There are resources online for bullying, but to view bullying from a religious standpoint, Dowd recommended the book “Bullying, a Spiritual Crisis,” by Dr. Ron Cram, which was done in a scholarly way from a Christian perspective.
“One of the claims he makes is that the Church, for the most part, just looks the other way,” said Dowd. “We have this serious, everyday violence affecting millions of young people and for the most part the Church just looks the other way. I don’t think it’s intentional, we’re just not used to thinking of bullying as a moral issue and that it’s something the Church needs to address consciously and intentionally.”
Dowd has taken to spreading the message through speaking engagements in parishes and other religious institutions, and for the most part those listening have been receptive: “People are very happy to have somebody speaking about bullying,” said Dowd. “The kids hear this in assemblies in school and it’s become part of our public awareness, so I find that people are happy to have somebody addressing this issue from a safe perspective.”
There is still a minority who feel that this isn’t a faith issue. Dowd said, “I think it’s that attitude that we need to reassess. We’re looking at an issue that is a Pro-Life issue, it’s about human dignity; it’s about human value and worth, and how we treat one another. This is definitely a Faith Formation issue.”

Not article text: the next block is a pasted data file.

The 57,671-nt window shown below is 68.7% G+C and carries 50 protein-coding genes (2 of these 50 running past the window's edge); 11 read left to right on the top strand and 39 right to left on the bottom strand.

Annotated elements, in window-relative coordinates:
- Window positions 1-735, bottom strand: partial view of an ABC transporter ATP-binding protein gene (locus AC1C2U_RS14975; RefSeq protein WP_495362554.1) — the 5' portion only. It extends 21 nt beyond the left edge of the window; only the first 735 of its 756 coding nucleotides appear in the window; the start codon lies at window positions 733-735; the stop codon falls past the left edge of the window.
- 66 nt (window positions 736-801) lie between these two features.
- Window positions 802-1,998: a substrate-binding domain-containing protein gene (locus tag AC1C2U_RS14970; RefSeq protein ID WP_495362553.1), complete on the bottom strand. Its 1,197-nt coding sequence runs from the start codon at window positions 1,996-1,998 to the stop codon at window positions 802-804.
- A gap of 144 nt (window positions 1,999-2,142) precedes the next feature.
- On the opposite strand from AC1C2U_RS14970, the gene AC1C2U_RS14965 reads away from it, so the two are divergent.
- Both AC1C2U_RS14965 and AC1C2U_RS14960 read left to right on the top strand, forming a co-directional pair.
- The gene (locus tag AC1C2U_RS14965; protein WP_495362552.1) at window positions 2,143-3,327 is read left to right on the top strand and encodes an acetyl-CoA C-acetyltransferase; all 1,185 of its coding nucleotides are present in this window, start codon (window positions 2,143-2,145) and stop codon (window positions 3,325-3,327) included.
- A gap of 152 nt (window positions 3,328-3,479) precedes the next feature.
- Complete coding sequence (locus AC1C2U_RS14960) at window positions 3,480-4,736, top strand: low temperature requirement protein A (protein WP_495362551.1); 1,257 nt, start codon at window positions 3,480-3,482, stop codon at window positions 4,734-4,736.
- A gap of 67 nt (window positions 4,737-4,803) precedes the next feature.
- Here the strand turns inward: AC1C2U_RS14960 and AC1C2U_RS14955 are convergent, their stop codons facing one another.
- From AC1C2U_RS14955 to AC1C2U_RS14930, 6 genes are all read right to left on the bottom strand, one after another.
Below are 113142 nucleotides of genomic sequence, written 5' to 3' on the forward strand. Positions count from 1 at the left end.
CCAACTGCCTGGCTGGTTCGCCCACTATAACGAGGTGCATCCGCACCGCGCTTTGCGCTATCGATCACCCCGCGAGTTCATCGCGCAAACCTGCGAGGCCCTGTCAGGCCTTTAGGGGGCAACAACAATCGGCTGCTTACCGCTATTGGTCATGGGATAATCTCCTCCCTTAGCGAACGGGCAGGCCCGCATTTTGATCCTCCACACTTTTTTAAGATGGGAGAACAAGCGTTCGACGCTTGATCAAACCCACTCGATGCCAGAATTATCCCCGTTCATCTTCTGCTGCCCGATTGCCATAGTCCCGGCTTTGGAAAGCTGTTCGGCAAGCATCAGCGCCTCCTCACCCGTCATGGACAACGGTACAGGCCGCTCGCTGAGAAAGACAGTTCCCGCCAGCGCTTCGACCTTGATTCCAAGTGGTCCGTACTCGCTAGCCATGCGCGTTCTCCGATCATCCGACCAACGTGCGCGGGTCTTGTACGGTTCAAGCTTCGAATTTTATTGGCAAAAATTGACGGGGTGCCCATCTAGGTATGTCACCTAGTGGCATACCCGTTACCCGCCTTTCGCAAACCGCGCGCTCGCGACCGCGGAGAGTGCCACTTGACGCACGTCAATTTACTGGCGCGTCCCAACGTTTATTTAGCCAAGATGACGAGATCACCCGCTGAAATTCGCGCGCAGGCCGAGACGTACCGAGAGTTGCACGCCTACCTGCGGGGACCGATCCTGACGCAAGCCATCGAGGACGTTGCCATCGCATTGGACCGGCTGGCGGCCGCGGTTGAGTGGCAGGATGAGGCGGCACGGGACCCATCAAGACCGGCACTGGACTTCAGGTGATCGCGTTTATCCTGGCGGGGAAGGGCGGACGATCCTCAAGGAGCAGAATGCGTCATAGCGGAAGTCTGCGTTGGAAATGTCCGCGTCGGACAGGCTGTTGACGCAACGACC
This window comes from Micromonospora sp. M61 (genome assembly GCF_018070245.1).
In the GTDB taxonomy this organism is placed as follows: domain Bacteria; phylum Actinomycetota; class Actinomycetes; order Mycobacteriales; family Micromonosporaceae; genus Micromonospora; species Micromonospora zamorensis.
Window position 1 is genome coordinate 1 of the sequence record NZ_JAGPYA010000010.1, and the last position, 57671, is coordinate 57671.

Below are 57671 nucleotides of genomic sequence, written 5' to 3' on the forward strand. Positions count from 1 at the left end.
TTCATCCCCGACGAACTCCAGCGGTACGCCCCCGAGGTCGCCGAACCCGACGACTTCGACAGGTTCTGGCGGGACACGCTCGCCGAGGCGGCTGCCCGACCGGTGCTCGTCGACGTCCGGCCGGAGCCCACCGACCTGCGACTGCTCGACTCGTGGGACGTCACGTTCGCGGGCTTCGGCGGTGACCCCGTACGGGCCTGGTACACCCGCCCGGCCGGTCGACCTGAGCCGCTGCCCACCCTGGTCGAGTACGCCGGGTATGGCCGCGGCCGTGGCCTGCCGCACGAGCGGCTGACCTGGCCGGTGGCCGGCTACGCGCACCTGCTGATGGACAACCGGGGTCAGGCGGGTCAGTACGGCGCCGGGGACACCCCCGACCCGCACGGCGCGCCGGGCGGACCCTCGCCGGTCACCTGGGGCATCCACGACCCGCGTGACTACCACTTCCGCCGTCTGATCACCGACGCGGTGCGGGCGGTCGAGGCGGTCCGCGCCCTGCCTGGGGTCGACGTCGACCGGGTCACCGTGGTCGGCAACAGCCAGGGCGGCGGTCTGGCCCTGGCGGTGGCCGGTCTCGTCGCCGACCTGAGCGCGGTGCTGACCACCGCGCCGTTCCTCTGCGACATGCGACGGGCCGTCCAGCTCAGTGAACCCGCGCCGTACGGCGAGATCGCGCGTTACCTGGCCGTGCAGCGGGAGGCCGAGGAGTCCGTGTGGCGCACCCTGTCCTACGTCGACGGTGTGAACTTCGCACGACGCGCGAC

Dowd said the first step is to frame bullying in a way that people will take it seriously and make it an important issue and not a rite of passage as a youth.
“One of the things that people resist, and I heard this not often in Church groups but in the larger public, you’ll hear people say that ‘kids need to learn how to be strong and it will give them a thick skin’ [or] ‘I think these anti-bullying programs are actually making kids weak,’” said Dowd. “The problem is that they’re not talking about real bullying, just the garden-variety conflicts. Bullying is a very specific form of violence; you can’t just tell somebody to toughen up.”
The Catholic Church and its leaders can be a “sanctuary” and a “safe place” for students to share. It was on a retreat when a student shared his story with Dowd through a poem of being bullied. The 15-year-old young man was using Imitatio Christi (be like Christ) in his approach to the bullying, so as things were done to him the youth wouldn’t fight back because he was trying to be like Jesus.
Dowd said, “It was almost heroic. He was just trying to be a good Christian but all this was building up inside of him and he became suicidal. He may even have lashed out in violence if he hadn’t been able to talk to someone. We, as Religious Educators and community, we need to be careful when helping young people and help them understand there is a time to be able to speak out and defend yourself.”
We’re not required to play the martyr, said Dowd, even Jesus got angry at Peter; “We forget the full humanity of Christ and we need to incorporate that into our Spirituality and recognize that we can be faithful followers of Christ and still be angry and stand up for ourselves.”